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  • Sachin Rastogi, Founding Director and Principal

Zero Energy Design: Designing Residences for Maximum Energy Efficiency

Updated: Dec 8, 2021

Sustainability is not an added construct; it is a way of living. When it comes to enabling such living through architecture, the role of sustainable design that prioritizes energy-efficiency assumes immense significance.

Contrary to common assumptions, zero energy design does not take away from user comfort; in fact, it is about limiting energy consumption to a minimum while ensuring maximum thermal comfort, occupant productivity and wellbeing. Many factors, including architectural planning, form development and the choice of materials can go a long way in ensuring energy efficiency. Additionally, adopting active strategies such harnessing solar energy through photovoltaic (PV) panels, efficient HVAC systems, Energy Star-rated appliances, glazed windows and other measures can help conserve energy and reduce our dependence on automated heating and cooling. Moreover, planning for adaptability as per user requirements is fast becoming a key consideration in creating comfortable indoor environments. Offering occupants, the flexibility to control building features to suit themselves is something that we need to factor in, as we work towards designing for the future.

At ZED Lab, we follow a three-M philosophy to design homes for energy efficiency: Measure, Minimize and Mitigate. Through preliminary studies and analyses, we calculate the energy requirements for a project (building loads such as the heat load, electrical needs, etc.). We then design to minimize the residence’s environmental impact by keeping in mind observations and inferences from our studies that are backed by computational analyses. The first and foremost consideration for designing would be orientation. The second step is to understand the usage of interstitial spaces and work towards minimizing the heat load through the building envelope. The design, size and orientation of openings, which include window shading devices, and maintaining effective wall-to-window-ratios, is arrived at through solar radiation studies. We also study wall sections and the thermal properties of materials as well as u-values of glazing to determine the design of external walls. The forms and sizes of fenestration are designed to maximize daylighting within the interior spaces to as much as 100 per cent, bringing down the home’s electricity loads.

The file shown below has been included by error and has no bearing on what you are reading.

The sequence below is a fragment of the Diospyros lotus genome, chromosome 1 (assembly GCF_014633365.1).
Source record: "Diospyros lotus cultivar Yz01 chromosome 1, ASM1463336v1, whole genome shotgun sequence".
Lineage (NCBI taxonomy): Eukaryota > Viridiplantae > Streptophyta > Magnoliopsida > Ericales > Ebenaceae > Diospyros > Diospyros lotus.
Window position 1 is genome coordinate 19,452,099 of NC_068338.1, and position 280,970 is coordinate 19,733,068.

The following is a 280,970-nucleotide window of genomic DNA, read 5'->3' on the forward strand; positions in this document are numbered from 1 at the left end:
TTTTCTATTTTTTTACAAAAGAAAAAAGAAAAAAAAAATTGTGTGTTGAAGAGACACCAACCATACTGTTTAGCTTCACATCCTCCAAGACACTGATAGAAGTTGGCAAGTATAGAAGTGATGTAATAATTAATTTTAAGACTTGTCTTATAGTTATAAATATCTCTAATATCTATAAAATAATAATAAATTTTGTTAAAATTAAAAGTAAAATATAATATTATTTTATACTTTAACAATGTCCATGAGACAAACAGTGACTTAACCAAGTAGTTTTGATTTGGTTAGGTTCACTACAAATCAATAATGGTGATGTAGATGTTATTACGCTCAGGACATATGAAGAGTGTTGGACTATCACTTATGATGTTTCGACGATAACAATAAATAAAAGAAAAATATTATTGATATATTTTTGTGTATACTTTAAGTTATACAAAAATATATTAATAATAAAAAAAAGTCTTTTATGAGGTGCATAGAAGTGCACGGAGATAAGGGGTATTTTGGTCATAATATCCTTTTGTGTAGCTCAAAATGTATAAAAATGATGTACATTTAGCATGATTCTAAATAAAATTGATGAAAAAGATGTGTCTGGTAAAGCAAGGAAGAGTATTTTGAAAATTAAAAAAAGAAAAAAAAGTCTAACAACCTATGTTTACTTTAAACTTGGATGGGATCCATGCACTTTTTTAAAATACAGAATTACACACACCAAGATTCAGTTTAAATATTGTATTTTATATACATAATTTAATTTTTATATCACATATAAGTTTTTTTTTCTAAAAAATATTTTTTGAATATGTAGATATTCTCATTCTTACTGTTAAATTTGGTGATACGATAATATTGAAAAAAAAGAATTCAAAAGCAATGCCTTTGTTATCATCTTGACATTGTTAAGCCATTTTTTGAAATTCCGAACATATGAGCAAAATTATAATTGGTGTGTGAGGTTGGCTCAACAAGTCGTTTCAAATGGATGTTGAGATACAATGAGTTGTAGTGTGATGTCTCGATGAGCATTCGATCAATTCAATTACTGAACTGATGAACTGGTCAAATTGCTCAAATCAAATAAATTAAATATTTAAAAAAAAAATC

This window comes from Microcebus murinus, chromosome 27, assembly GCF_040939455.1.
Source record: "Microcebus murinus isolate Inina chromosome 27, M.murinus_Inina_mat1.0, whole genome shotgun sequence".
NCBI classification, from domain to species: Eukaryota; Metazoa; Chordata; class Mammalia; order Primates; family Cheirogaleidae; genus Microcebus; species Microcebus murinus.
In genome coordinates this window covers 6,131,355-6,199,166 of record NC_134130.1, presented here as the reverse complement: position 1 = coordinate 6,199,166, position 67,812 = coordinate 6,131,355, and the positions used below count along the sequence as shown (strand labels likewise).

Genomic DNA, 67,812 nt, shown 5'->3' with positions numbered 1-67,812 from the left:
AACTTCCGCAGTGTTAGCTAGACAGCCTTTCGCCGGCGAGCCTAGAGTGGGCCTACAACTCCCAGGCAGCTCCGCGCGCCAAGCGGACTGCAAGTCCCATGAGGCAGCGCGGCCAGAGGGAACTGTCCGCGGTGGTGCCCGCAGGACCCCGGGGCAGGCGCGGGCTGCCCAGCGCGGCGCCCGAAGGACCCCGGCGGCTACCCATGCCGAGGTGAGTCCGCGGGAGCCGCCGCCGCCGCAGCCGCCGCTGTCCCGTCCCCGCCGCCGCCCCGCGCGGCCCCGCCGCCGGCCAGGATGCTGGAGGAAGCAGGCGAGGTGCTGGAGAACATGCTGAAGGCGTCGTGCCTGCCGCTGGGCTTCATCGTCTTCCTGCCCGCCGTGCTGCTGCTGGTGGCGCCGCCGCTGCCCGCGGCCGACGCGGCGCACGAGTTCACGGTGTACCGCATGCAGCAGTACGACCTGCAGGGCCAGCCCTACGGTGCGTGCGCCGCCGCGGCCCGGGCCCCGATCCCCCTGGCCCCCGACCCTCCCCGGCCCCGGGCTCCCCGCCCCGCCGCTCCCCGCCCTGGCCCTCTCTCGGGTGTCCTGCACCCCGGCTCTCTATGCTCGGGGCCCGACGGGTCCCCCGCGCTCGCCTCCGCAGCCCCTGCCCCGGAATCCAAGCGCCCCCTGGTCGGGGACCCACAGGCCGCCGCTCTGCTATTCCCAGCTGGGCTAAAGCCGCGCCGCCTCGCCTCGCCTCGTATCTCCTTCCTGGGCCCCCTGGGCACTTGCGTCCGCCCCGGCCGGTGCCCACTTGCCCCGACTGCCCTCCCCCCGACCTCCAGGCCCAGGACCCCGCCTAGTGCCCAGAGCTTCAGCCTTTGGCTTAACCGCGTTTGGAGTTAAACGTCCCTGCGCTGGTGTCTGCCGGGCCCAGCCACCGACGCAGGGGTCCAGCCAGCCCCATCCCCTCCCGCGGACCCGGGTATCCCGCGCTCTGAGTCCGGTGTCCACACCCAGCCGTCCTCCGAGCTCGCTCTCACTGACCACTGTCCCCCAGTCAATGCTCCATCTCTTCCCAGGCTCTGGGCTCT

Between the building and its immediate environment, we work with local materials and landscape strategies to address the heat-island effect. The building’s heat loads can be significantly lowered by integrating heat sinks such as water bodies and incorporating native vegetation. Another critical factor to address is water consumption. An essential component of water management is rainwater harvesting. Recycling and reusing water for cleaning, and horticulture is a simple yet vital step towards conservation. Separation of organic and inorganic waste is also taken into account as part of this comprehensive design intervention.

Lastly, our principle of mitigation incorporates systems that harness renewable resources, such as installing PV panels on the roofs to fulfil hot water requirements, etc. These interventions work in tandem for maximum energy efficiency and overall cost savings.

Within our built environment, the concept of energy efficiency puts into focus how we can assimilate architectural wisdom from our vernacular and leverage modern technology to develop zero energy building. Fundamentally, it calls for designing in tune with nature, site, and climate.

Photography: Noughts and Crosses | Andre J. Fanthome

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